I was slower sometimes. But not on a bike. I could see enough to make out the basic contours of the road and our gravel road was so rarely frequented that a car came along once in a few hours. And when one did, my brothers and I would not only scramble to the side but well off of the road, skittish as the deer.

So I had a bike, just like my brothers. One brother is two years older than me and one is four years younger. My older brother once rode his bike five miles to the tiny down of Summerville, population 250. I copied him the next day, insistent that he wouldn’t outdo me.

Then a few months later, I decided I would ride ten miles to the town of Imbler which was bigger. My brother laughed. But I got up in the morning and packed water and food. That was one of the first times I remember my mother showing any concern about what I did from a safety standpoint. She wasn’t entirely thrilled with the idea but didn’t seem to forbid it. My older brother jumped up from his place by the woodpile and grabbed his bike and rode off fast. I scrambled onto my bike and followed. He wasn’t going to beat me. We eventually agreed to cross the city-limits line together.

I wore huge thick, coke-bottle-bottom glasses to slightly improve my vision. Think of it this way: without the glasses I saw about five percent of what most people see. With them it was closer to eight or ten percent. My family obviously didn’t have much money and the glasses were worth an entire month’s income.

I lost them, of course. I hated the glasses for one thing. As a toddler I threw them away willfully. Later I lost them a couple of times because i put them down. The glasses were so heavy they carved red sores into my face. But by the time I was old enough to remember, I knew I had to have them and I didn’t resent them.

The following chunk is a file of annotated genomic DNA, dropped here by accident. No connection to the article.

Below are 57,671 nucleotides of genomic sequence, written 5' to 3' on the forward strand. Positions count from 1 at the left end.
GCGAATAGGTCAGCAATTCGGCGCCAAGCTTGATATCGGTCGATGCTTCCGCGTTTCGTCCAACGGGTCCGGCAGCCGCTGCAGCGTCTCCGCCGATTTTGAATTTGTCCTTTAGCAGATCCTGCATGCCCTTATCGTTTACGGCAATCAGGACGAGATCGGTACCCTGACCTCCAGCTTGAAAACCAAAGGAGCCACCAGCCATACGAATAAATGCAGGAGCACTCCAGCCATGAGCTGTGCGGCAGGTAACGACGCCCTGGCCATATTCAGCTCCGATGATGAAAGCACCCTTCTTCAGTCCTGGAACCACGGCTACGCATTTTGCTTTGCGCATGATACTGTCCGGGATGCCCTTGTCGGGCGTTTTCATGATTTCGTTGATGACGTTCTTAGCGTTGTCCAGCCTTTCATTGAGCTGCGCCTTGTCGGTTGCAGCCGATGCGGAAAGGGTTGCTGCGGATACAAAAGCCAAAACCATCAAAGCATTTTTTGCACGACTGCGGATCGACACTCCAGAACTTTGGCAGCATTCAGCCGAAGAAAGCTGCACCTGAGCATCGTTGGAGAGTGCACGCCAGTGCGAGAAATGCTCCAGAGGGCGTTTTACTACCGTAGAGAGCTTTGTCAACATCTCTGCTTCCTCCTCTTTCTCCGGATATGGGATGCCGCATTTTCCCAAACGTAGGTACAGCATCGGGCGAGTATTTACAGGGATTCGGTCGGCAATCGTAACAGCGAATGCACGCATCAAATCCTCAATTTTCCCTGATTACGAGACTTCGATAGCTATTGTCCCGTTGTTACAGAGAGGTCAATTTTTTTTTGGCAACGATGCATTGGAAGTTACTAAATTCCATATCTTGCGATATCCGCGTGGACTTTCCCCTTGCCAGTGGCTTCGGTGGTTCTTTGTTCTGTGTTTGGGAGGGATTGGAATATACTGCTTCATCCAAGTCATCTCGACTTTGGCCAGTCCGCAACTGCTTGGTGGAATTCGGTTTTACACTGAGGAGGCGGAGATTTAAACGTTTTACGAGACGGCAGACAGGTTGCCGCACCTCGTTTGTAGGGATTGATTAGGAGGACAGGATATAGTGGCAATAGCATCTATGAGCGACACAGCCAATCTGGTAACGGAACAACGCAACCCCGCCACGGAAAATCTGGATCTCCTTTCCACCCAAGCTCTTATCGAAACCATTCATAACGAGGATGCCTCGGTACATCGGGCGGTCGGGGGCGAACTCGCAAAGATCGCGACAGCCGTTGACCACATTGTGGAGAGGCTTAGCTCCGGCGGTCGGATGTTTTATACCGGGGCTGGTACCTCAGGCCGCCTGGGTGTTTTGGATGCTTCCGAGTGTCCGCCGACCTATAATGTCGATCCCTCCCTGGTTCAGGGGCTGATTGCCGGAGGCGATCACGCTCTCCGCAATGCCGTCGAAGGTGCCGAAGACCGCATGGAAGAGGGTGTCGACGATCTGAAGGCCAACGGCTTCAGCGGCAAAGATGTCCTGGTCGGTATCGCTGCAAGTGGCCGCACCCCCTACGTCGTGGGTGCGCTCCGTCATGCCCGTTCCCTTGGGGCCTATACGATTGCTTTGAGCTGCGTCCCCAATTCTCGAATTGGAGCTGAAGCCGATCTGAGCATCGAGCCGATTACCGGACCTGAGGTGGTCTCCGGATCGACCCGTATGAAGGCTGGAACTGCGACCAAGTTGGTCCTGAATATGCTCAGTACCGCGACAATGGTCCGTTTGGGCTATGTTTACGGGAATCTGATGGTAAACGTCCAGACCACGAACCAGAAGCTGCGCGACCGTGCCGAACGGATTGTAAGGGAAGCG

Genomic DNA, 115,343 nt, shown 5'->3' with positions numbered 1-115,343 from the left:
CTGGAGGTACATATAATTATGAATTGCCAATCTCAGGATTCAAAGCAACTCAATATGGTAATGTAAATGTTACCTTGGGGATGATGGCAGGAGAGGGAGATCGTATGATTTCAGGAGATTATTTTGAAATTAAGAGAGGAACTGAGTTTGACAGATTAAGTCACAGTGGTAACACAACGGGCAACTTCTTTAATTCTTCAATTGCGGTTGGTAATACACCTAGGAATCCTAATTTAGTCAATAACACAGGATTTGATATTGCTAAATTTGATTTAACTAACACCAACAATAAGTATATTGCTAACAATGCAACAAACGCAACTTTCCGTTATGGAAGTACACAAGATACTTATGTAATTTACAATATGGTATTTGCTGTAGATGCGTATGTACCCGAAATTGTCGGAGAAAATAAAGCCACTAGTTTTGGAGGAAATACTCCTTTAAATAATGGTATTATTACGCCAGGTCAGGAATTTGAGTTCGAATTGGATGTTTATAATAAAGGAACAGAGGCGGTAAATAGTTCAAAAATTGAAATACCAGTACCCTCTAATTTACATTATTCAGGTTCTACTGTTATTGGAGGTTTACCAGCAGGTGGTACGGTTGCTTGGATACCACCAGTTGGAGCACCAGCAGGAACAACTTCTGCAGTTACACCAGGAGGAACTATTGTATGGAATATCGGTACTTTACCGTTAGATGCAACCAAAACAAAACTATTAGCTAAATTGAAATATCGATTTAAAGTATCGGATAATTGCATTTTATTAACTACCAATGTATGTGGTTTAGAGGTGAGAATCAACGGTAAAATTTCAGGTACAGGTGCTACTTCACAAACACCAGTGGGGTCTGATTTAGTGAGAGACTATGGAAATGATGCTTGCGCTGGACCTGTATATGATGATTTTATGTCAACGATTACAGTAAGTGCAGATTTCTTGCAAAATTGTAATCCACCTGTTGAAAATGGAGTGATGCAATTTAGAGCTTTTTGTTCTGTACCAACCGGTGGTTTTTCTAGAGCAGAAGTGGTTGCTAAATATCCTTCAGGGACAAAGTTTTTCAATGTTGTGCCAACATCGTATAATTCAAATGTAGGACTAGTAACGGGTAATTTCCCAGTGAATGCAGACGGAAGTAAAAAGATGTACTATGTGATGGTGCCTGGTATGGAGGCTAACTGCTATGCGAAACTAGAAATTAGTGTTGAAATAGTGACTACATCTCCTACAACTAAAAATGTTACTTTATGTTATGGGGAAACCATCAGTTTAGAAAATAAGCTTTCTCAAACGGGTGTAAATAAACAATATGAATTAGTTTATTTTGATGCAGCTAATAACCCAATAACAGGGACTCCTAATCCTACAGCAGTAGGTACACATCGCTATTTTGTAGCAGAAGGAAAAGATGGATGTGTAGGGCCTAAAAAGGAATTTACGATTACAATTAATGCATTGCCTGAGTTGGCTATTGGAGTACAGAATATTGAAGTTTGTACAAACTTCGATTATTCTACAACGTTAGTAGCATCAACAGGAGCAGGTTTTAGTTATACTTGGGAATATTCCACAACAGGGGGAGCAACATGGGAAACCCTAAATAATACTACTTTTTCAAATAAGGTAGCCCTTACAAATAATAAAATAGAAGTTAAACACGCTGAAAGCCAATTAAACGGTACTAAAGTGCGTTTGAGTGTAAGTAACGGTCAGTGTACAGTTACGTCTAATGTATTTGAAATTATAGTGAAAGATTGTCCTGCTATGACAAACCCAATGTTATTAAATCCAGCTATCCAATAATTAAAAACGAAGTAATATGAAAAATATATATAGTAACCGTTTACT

Whenever my family rode in a car, they were constantly pointing out deer, hawks and eagles as we drove along the country roads. I listened from the time I was a baby and there must have come a time when I realized that they were seeing things I wasn’t. I wanted to see those things too but there was never a moment when I asked to see.

Sometimes my mom tried to describe something like that to me, but I knew what a deer and an eagle looked like. I could see them up close in picture books. Of course, what I saw even there was indistinct and lacking in detail. I just didn’t know it.

I remember one conversation in the car in particular. My mother was talking about the new leaves on a tree with my older brother. I think they were discussing whether or not the leaves were healthy. This was at some small distance. I could see only fuzzy green blobs on the sides of the road where the trees were. I imagined that my family could see those blobs better. They could see their exact shapes and maybe some branches in them, like I could in a picture book. But I stopped my mom in the middle of the conversation and demanded that she not jump to conclusions about the health of the tree unless she examined it close up.

“You can’t possibly see the individual leaves, let alone what spots are on them,” I said.

There was silence for a moment. And then she told me somewhat sternly, somewhat in awe, that in fact she could. She said she saw each leaf, individually, etched against the background, each twig, each blade of grass. I thought about that for a long time afterwards. I couldn’t imagine. It seemed like it would hurt to have to absorb that much detail. The image i tried to imagine was so sharp it was painful.

I knew about blurry and sharp because I had the glasses. When I took my glasses off the world looked blurry. When I put them on the world looked sharp and clear and brand new. I was still seeing a world that was blurred beyond recognition for sighted people. If a sighted person suddenly saw what I see even with the best correction, it is unlikely they could walk even a few steps. It would be blurry, disorienting, distorted and lacking in all depth perception.

But to me, that was the best and clearest image I could imagine. I asked my parents how things could be clearer. They said they just are and that what I saw was actually still blurry.

I didn’t entirely believe them until I was nine years old. That was the year I first tried on contact lenses. Because they were closer to my retina the contact lenses could correct my vision a little bit more. I will never forget the moment I first blinked my eyes open in a doctor’s office and looked at the opposite wall. I had been to that office countless times during my childhood. My parents may not have wanted to pay much attention to my vision impairment, but they didn’t neglect my care.